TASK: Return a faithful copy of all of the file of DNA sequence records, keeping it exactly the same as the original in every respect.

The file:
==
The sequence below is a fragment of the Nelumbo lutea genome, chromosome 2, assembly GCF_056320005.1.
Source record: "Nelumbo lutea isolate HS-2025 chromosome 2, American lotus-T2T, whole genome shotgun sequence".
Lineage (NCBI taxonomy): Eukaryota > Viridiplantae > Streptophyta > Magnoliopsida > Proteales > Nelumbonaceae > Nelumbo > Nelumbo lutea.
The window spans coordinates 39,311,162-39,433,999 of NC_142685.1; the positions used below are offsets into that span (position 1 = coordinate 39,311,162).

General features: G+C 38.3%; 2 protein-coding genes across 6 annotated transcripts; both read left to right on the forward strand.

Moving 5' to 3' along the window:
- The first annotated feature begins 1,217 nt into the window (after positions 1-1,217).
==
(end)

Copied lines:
The sequence below is a fragment of the Nelumbo lutea genome, chromosome 2, assembly GCF_056320005.1.
Source record: "Nelumbo lutea isolate HS-2025 chromosome 2, American lotus-T2T, whole genome shotgun sequence".
Lineage (NCBI taxonomy): Eukaryota > Viridiplantae > Streptophyta > Magnoliopsida > Proteales > Nelumbonaceae > Nelumbo > Nelumbo lutea.
The window spans coordinates 39,311,162-39,433,999 of NC_142685.1; the positions used below are offsets into that span (position 1 = coordinate 39,311,162).

General features: G+C 38.3%; 2 protein-coding genes across 6 annotated transcripts; both read left to right on the forward strand.

Moving 5' to 3' along the window:
- The first annotated feature begins 1,217 nt into the window (after positions 1-1,217).